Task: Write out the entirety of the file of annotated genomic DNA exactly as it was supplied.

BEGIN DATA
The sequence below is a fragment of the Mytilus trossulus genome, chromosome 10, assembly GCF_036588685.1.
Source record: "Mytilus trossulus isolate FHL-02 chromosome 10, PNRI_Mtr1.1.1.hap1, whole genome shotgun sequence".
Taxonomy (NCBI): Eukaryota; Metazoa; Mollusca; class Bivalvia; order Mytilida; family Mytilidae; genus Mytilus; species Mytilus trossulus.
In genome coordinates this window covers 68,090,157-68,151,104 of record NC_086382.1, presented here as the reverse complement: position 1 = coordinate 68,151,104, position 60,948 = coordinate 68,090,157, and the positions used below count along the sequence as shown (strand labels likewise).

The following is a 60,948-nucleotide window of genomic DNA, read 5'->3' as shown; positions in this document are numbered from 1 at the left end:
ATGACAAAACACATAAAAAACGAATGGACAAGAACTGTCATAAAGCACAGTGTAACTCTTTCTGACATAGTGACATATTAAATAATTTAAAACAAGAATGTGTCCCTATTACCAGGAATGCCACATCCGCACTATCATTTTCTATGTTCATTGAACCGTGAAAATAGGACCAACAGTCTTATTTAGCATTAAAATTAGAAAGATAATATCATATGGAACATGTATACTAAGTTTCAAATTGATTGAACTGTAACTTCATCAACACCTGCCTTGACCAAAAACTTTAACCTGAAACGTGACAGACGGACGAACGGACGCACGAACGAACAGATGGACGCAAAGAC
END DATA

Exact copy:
The sequence below is a fragment of the Mytilus trossulus genome, chromosome 10, assembly GCF_036588685.1.
Source record: "Mytilus trossulus isolate FHL-02 chromosome 10, PNRI_Mtr1.1.1.hap1, whole genome shotgun sequence".
Taxonomy (NCBI): Eukaryota; Metazoa; Mollusca; class Bivalvia; order Mytilida; family Mytilidae; genus Mytilus; species Mytilus trossulus.
In genome coordinates this window covers 68,090,157-68,151,104 of record NC_086382.1, presented here as the reverse complement: position 1 = coordinate 68,151,104, position 60,948 = coordinate 68,090,157, and the positions used below count along the sequence as shown (strand labels likewise).

The following is a 60,948-nucleotide window of genomic DNA, read 5'->3' as shown; positions in this document are numbered from 1 at the left end:
ATGACAAAACACATAAAAAACGAATGGACAAGAACTGTCATAAAGCACAGTGTAACTCTTTCTGACATAGTGACATATTAAATAATTTAAAACAAGAATGTGTCCCTATTACCAGGAATGCCACATCCGCACTATCATTTTCTATGTTCATTGAACCGTGAAAATAGGACCAACAGTCTTATTTAGCATTAAAATTAGAAAGATAATATCATATGGAACATGTATACTAAGTTTCAAATTGATTGAACTGTAACTTCATCAACACCTGCCTTGACCAAAAACTTTAACCTGAAACGTGACAGACGGACGAACGGACGCACGAACGAACAGATGGACGCAAAGAC